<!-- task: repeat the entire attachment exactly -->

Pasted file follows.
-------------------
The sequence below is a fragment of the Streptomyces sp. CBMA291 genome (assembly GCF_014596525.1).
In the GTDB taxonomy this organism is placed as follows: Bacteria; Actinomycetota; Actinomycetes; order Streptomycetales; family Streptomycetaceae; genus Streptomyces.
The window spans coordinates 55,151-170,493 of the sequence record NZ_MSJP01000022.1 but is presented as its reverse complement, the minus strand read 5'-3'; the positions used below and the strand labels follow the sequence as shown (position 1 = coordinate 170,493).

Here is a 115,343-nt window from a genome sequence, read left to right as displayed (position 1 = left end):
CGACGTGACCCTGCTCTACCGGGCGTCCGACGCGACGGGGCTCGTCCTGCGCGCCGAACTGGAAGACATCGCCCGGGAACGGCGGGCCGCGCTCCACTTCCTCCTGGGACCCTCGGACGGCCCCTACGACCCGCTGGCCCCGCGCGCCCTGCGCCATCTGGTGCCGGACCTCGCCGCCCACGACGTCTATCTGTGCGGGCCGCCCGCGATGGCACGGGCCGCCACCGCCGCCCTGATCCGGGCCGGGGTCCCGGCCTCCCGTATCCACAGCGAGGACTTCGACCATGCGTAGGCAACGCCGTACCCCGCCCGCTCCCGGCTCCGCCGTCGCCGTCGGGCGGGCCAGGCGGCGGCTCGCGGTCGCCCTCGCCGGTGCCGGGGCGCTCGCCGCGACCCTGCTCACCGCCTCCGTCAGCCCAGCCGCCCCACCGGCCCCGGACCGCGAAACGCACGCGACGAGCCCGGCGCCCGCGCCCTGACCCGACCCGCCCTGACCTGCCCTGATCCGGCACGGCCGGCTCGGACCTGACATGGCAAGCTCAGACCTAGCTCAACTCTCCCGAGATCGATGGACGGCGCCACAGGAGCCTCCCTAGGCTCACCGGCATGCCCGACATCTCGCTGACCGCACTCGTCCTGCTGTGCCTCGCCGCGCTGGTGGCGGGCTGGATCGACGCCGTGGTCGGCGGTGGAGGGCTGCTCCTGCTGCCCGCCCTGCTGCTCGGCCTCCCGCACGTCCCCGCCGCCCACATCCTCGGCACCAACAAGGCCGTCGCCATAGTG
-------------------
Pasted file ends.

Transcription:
The sequence below is a fragment of the Streptomyces sp. CBMA291 genome (assembly GCF_014596525.1).
In the GTDB taxonomy this organism is placed as follows: Bacteria; Actinomycetota; Actinomycetes; order Streptomycetales; family Streptomycetaceae; genus Streptomyces.
The window spans coordinates 55,151-170,493 of the sequence record NZ_MSJP01000022.1 but is presented as its reverse complement, the minus strand read 5'-3'; the positions used below and the strand labels follow the sequence as shown (position 1 = coordinate 170,493).

Here is a 115,343-nt window from a genome sequence, read left to right as displayed (position 1 = left end):
CGACGTGACCCTGCTCTACCGGGCGTCCGACGCGACGGGGCTCGTCCTGCGCGCCGAACTGGAAGACATCGCCCGGGAACGGCGGGCCGCGCTCCACTTCCTCCTGGGACCCTCGGACGGCCCCTACGACCCGCTGGCCCCGCGCGCCCTGCGCCATCTGGTGCCGGACCTCGCCGCCCACGACGTCTATCTGTGCGGGCCGCCCGCGATGGCACGGGCCGCCACCGCCGCCCTGATCCGGGCCGGGGTCCCGGCCTCCCGTATCCACAGCGAGGACTTCGACCATGCGTAGGCAACGCCGTACCCCGCCCGCTCCCGGCTCCGCCGTCGCCGTCGGGCGGGCCAGGCGGCGGCTCGCGGTCGCCCTCGCCGGTGCCGGGGCGCTCGCCGCGACCCTGCTCACCGCCTCCGTCAGCCCAGCCGCCCCACCGGCCCCGGACCGCGAAACGCACGCGACGAGCCCGGCGCCCGCGCCCTGACCCGACCCGCCCTGACCTGCCCTGATCCGGCACGGCCGGCTCGGACCTGACATGGCAAGCTCAGACCTAGCTCAACTCTCCCGAGATCGATGGACGGCGCCACAGGAGCCTCCCTAGGCTCACCGGCATGCCCGACATCTCGCTGACCGCACTCGTCCTGCTGTGCCTCGCCGCGCTGGTGGCGGGCTGGATCGACGCCGTGGTCGGCGGTGGAGGGCTGCTCCTGCTGCCCGCCCTGCTGCTCGGCCTCCCGCACGTCCCCGCCGCCCACATCCTCGGCACCAACAAGGCCGTCGCCATAGTG